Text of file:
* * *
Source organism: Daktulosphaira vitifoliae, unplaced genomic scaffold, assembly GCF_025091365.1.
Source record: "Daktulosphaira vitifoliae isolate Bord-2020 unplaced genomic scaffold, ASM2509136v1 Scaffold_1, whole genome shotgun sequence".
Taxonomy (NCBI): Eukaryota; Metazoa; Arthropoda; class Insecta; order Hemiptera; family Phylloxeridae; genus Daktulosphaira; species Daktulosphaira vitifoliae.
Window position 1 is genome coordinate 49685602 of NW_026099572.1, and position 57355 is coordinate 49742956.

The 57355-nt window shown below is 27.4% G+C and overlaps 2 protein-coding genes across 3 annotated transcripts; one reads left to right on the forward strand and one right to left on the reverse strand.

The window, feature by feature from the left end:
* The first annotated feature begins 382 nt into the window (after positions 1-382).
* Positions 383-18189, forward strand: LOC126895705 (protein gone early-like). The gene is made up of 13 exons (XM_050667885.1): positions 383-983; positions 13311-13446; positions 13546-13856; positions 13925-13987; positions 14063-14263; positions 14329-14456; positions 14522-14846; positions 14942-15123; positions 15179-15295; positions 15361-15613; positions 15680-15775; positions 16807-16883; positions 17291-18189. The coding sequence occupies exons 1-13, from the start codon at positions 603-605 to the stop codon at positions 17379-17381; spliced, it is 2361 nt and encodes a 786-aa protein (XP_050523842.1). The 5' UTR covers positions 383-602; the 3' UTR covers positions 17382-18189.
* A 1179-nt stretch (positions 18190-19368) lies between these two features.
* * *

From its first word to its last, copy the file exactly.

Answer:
Source organism: Daktulosphaira vitifoliae, unplaced genomic scaffold, assembly GCF_025091365.1.
Source record: "Daktulosphaira vitifoliae isolate Bord-2020 unplaced genomic scaffold, ASM2509136v1 Scaffold_1, whole genome shotgun sequence".
Taxonomy (NCBI): Eukaryota; Metazoa; Arthropoda; class Insecta; order Hemiptera; family Phylloxeridae; genus Daktulosphaira; species Daktulosphaira vitifoliae.
Window position 1 is genome coordinate 49685602 of NW_026099572.1, and position 57355 is coordinate 49742956.

The 57355-nt window shown below is 27.4% G+C and overlaps 2 protein-coding genes across 3 annotated transcripts; one reads left to right on the forward strand and one right to left on the reverse strand.

The window, feature by feature from the left end:
* The first annotated feature begins 382 nt into the window (after positions 1-382).
* Positions 383-18189, forward strand: LOC126895705 (protein gone early-like). The gene is made up of 13 exons (XM_050667885.1): positions 383-983; positions 13311-13446; positions 13546-13856; positions 13925-13987; positions 14063-14263; positions 14329-14456; positions 14522-14846; positions 14942-15123; positions 15179-15295; positions 15361-15613; positions 15680-15775; positions 16807-16883; positions 17291-18189. The coding sequence occupies exons 1-13, from the start codon at positions 603-605 to the stop codon at positions 17379-17381; spliced, it is 2361 nt and encodes a 786-aa protein (XP_050523842.1). The 5' UTR covers positions 383-602; the 3' UTR covers positions 17382-18189.
* A 1179-nt stretch (positions 18190-19368) lies between these two features.